Image copyright © by Marcus Trahan

Black and White in Color

(Noirs et Blancs en couleur, Ivory Coast, France, 1976)

This was the first feature film for Jean-Jacques Annaud, who went on to be a notable director. It was filmed entirely in Africa, in the very places where the almost true story happened. Certain details were changed for dramatic and comic purposes.

It is 1915, in French Colonial Africa. Back then the Frenchies controlled massive parts of the continent, including the Cote d’Ivoire. Right next door was Cameroon, which was run by the Bosch. There is a French fort on one side of the border, and a German one a few miles away. Calling them forts is where the comedy begins. The French one is manned by one actual soldier, a sergeant who sleeps the day away. The German one is not much better. News gets to that part of the world slowly, so it is many months before the French learn that they have been at war with Germany since last August. Almost all the French civilians are immediately caught up in a patriotic fervor, and insist the sergeant attach the Germans. At once!

The poor man enlists a ragtag army of locals, maybe fifty of them, none of whom speak French, none of whom know what the fuck is going on, but seem happy to march off with the dozen rifles the fort has, and a lot of spears. All the whites in town follow, most of them in sedan chairs hauled by eight black men. They settle down for a picnic within sight of the German fort, and watch as the army charges up the hill.

But those treacherous Krauts knew about the war, too, and have prepared. They have a machine gun, and they have dug hidden pits with sharp stakes at the bottom. As the machine gun rattles and the native “troops” start to hobble back, bleeding from bullet and stake wounds, the whites hastily gather up the champagne and chicken and beat feet back to the fort, leaving the natives to die in the harsh sunlight. And they suddenly are all in favor of surrendering.

It’s impossible to watch this farce without laughing (except at the poor wounded and dead men, of course), but it is very bitter laughter. These strutting, posturing, pompous, ignorant … if it was me, I’d gladly line up all the white people but one against a wall and machine gun them, particularly one shopkeeper who cares far more for his stock than for any people. The one exception is a student stranded in this place, who has actually read a few books on military strategy. He wasn’t in favor of attacking at all, but since they are now at war and in danger, he takes over the defense and the offence.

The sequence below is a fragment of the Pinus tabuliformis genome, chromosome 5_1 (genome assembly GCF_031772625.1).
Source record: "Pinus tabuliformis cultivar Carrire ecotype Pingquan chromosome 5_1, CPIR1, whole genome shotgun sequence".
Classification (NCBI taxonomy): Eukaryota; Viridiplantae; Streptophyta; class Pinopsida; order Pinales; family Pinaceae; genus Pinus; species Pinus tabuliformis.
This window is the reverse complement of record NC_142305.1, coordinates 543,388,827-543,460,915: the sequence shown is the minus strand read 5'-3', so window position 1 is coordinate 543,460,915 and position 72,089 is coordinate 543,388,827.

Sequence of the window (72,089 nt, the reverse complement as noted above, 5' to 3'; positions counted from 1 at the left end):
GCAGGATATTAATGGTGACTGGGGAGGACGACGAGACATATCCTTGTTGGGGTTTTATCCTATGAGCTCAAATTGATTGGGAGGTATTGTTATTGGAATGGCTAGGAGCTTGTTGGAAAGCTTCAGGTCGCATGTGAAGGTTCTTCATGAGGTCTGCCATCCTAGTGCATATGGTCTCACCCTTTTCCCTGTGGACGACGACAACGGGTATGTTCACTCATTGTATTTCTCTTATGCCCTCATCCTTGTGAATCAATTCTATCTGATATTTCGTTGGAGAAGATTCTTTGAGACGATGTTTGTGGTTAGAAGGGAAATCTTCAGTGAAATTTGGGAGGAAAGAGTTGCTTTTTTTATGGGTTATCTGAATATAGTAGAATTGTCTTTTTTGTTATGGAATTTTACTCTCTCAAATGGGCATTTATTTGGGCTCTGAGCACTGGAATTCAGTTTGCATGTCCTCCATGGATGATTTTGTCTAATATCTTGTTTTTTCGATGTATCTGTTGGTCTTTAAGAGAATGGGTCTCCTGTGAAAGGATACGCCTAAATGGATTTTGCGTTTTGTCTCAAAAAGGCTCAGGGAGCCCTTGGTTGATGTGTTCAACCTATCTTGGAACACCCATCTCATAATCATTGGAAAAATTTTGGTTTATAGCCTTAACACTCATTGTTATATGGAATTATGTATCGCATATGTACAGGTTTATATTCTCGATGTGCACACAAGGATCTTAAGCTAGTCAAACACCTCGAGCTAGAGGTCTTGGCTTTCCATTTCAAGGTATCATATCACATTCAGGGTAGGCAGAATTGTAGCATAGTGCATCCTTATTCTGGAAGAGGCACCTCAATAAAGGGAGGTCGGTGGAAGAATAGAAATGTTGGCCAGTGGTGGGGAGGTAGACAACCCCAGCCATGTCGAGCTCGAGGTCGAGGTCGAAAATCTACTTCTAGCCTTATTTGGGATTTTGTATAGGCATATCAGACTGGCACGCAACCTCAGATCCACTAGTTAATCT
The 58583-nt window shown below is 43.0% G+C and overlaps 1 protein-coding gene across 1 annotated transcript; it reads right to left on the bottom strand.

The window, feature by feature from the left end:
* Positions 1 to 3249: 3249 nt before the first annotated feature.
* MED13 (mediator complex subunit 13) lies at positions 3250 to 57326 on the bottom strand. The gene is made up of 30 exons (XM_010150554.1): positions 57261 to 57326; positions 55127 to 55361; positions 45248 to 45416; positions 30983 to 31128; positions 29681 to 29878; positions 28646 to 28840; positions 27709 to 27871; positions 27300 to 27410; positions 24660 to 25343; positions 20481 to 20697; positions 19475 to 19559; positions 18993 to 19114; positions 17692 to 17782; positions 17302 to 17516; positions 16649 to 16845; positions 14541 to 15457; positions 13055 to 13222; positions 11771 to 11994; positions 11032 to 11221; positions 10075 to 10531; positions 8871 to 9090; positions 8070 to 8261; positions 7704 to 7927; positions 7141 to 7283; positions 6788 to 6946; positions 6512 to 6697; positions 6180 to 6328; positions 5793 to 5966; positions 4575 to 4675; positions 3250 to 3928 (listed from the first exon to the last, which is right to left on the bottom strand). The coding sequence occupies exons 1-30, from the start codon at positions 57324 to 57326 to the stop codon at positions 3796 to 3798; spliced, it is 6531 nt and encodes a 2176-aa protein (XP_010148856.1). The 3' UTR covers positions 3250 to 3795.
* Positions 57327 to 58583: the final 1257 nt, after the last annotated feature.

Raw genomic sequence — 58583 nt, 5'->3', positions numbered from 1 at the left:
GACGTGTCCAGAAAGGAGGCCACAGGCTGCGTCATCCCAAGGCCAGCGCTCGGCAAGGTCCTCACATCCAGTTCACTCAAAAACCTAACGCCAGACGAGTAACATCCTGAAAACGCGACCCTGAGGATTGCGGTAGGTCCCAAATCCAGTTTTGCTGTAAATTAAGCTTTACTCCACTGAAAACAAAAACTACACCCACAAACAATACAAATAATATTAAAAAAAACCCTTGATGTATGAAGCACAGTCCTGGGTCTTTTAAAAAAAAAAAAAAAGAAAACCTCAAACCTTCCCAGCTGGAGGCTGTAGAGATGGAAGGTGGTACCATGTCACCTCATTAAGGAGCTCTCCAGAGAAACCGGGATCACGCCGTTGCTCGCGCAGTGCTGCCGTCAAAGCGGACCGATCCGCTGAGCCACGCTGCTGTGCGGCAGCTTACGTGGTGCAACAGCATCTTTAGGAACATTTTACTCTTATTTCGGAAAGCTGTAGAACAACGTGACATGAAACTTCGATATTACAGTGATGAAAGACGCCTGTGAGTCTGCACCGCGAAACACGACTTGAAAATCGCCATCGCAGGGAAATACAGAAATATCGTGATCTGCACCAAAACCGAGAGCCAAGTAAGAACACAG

Many more things happen before a British contingent of Gurkhas marches in and basically takes things over and enforces a cease-fire and surrender of the German contingent. The officer in charge should have spanked them all. And now everyone is happy and peaceful again, as they were before the fevered civilians caused so much suffering.

If there is anything I hate more than a colonialist, it is a missionary colonialist, there to rescue these benighted niggers from their ignorance of the Word of God and the Mercy of Sweet Jesus and the Holy Virgin. There are two of them here. I wanted to kill them instantly, shoot them right out of their sedan chairs. But they were good for a joke or two. The bearers are singing a song, and one of the priests says that he loves it. The sub-titled lyrics are things like “My white man is an asshole,” and “My white man has stinky feet.” There are other trenchant translations from the native people. This is a brutal satire, an indictment of all war, a terrific film.

The film was premiered in France … and was an epic flop. They sold 900 tickets. 900 tickets! But then Cote d’Ivoire took it to America, and the AMPAS awarded it the Best Foreign Language Oscar. Suddenly they were on the map! Made a lot of money, and enabled the director to move on to other movies.